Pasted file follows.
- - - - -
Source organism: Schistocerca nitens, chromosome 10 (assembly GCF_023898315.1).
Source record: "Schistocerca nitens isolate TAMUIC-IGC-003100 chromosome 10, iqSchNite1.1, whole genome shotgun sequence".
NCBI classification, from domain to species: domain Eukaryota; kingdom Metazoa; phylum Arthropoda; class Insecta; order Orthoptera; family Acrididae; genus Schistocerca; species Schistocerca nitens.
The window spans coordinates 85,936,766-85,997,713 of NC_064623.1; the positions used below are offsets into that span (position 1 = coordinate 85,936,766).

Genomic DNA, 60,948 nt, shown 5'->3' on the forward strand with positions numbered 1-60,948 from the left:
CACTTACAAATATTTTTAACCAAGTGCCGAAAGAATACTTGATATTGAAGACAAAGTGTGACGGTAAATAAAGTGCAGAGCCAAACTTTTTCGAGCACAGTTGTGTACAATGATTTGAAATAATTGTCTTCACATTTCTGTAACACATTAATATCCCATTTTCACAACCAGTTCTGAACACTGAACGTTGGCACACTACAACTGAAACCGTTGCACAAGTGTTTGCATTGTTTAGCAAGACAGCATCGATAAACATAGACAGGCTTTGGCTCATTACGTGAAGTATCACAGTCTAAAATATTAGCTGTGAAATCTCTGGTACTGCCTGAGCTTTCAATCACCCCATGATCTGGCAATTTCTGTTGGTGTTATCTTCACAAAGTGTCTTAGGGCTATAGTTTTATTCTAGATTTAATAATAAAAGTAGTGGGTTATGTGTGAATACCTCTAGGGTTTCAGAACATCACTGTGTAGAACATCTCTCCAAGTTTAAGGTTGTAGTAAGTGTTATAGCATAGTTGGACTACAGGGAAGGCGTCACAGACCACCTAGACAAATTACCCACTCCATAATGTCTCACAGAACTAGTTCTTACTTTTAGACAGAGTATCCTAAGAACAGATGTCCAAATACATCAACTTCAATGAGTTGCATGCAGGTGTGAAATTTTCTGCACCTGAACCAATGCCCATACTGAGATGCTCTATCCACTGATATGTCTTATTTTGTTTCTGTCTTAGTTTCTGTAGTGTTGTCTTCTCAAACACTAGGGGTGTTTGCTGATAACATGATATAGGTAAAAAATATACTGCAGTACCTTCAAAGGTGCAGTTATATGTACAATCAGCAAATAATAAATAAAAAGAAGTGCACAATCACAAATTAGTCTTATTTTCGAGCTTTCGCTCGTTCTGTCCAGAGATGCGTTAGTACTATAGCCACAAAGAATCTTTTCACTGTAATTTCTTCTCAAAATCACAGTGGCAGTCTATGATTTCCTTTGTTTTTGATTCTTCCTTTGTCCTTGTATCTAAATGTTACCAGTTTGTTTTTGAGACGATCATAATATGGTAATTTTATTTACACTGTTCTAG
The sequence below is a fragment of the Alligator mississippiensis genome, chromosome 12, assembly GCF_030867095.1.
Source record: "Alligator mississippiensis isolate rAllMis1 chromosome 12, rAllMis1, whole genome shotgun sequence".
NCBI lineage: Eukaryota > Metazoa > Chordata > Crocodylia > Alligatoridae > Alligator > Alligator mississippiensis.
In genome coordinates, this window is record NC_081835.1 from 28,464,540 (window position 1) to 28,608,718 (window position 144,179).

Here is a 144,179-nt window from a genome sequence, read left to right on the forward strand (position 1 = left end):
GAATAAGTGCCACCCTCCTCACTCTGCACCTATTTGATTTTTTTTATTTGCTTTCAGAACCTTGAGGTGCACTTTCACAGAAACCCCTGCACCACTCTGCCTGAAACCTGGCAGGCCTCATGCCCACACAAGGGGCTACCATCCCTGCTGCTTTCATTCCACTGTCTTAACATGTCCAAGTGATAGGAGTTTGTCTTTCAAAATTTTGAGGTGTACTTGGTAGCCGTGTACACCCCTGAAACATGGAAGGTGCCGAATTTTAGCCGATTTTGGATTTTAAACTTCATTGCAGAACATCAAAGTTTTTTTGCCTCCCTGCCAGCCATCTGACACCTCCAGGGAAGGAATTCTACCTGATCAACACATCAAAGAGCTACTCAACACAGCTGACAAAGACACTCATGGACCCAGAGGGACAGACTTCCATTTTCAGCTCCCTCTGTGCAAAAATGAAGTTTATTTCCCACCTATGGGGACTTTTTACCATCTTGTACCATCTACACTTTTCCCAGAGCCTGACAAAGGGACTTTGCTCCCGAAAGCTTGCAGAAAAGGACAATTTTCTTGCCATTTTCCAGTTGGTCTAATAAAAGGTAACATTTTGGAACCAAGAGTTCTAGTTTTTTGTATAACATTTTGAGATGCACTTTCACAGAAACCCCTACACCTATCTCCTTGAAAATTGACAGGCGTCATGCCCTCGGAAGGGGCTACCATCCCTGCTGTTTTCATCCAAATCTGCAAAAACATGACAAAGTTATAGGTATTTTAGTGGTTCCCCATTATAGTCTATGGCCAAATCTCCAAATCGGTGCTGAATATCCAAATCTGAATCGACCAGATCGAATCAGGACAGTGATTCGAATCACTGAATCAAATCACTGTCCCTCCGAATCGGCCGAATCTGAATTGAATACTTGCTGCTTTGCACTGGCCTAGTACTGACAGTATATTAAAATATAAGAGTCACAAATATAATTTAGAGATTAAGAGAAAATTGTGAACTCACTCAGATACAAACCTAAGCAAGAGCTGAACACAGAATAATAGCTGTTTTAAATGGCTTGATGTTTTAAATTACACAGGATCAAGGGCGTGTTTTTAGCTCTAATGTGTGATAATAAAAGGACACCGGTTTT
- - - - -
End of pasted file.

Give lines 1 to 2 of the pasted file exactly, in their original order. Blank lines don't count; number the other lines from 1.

Source organism: Schistocerca nitens, chromosome 10 (assembly GCF_023898315.1).
Source record: "Schistocerca nitens isolate TAMUIC-IGC-003100 chromosome 10, iqSchNite1.1, whole genome shotgun sequence".